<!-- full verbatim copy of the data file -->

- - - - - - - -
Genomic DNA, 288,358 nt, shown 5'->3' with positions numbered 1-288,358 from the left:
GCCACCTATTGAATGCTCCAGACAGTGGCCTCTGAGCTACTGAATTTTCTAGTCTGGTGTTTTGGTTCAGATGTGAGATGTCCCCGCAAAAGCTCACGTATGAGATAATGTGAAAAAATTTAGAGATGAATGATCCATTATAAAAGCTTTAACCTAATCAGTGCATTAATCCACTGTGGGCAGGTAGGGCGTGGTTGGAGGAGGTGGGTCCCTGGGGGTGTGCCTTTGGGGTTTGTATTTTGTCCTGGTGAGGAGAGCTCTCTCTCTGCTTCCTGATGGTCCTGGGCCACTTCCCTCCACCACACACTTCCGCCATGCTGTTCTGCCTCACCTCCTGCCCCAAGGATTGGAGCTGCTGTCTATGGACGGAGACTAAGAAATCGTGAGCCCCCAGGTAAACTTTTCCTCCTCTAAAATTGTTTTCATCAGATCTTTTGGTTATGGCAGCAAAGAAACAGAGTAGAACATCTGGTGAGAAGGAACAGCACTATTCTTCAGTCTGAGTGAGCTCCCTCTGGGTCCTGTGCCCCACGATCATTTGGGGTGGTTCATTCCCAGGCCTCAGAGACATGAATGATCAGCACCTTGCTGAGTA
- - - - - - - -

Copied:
Genomic DNA, 288,358 nt, shown 5'->3' with positions numbered 1-288,358 from the left:
GCCACCTATTGAATGCTCCAGACAGTGGCCTCTGAGCTACTGAATTTTCTAGTCTGGTGTTTTGGTTCAGATGTGAGATGTCCCCGCAAAAGCTCACGTATGAGATAATGTGAAAAAATTTAGAGATGAATGATCCATTATAAAAGCTTTAACCTAATCAGTGCATTAATCCACTGTGGGCAGGTAGGGCGTGGTTGGAGGAGGTGGGTCCCTGGGGGTGTGCCTTTGGGGTTTGTATTTTGTCCTGGTGAGGAGAGCTCTCTCTCTGCTTCCTGATGGTCCTGGGCCACTTCCCTCCACCACACACTTCCGCCATGCTGTTCTGCCTCACCTCCTGCCCCAAGGATTGGAGCTGCTGTCTATGGACGGAGACTAAGAAATCGTGAGCCCCCAGGTAAACTTTTCCTCCTCTAAAATTGTTTTCATCAGATCTTTTGGTTATGGCAGCAAAGAAACAGAGTAGAACATCTGGTGAGAAGGAACAGCACTATTCTTCAGTCTGAGTGAGCTCCCTCTGGGTCCTGTGCCCCACGATCATTTGGGGTGGTTCATTCCCAGGCCTCAGAGACATGAATGATCAGCACCTTGCTGAGTA